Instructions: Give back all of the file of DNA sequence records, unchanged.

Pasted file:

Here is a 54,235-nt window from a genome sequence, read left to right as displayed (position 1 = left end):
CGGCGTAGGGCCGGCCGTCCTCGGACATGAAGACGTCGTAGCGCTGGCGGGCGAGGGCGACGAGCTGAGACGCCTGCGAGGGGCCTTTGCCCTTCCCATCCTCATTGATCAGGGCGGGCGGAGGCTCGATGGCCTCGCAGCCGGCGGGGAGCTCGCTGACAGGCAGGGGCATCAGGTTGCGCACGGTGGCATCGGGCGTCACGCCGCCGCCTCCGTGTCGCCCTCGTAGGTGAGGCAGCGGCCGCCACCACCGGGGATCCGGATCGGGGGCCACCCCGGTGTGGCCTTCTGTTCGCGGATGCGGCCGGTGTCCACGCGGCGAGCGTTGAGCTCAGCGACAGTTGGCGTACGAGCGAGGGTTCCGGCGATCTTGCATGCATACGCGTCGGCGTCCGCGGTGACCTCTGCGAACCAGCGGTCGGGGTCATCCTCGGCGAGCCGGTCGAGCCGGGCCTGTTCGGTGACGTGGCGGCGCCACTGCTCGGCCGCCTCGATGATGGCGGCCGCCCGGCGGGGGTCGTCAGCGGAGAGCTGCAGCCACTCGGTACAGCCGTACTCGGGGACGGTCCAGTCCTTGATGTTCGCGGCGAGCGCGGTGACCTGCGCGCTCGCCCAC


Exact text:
Here is a 54,235-nt window from a genome sequence, read left to right as displayed (position 1 = left end):
CGGCGTAGGGCCGGCCGTCCTCGGACATGAAGACGTCGTAGCGCTGGCGGGCGAGGGCGACGAGCTGAGACGCCTGCGAGGGGCCTTTGCCCTTCCCATCCTCATTGATCAGGGCGGGCGGAGGCTCGATGGCCTCGCAGCCGGCGGGGAGCTCGCTGACAGGCAGGGGCATCAGGTTGCGCACGGTGGCATCGGGCGTCACGCCGCCGCCTCCGTGTCGCCCTCGTAGGTGAGGCAGCGGCCGCCACCACCGGGGATCCGGATCGGGGGCCACCCCGGTGTGGCCTTCTGTTCGCGGATGCGGCCGGTGTCCACGCGGCGAGCGTTGAGCTCAGCGACAGTTGGCGTACGAGCGAGGGTTCCGGCGATCTTGCATGCATACGCGTCGGCGTCCGCGGTGACCTCTGCGAACCAGCGGTCGGGGTCATCCTCGGCGAGCCGGTCGAGCCGGGCCTGTTCGGTGACGTGGCGGCGCCACTGCTCGGCCGCCTCGATGATGGCGGCCGCCCGGCGGGGGTCGTCAGCGGAGAGCTGCAGCCACTCGGTACAGCCGTACTCGGGGACGGTCCAGTCCTTGATGTTCGCGGCGAGCGCGGTGACCTGCGCGCTCGCCCAC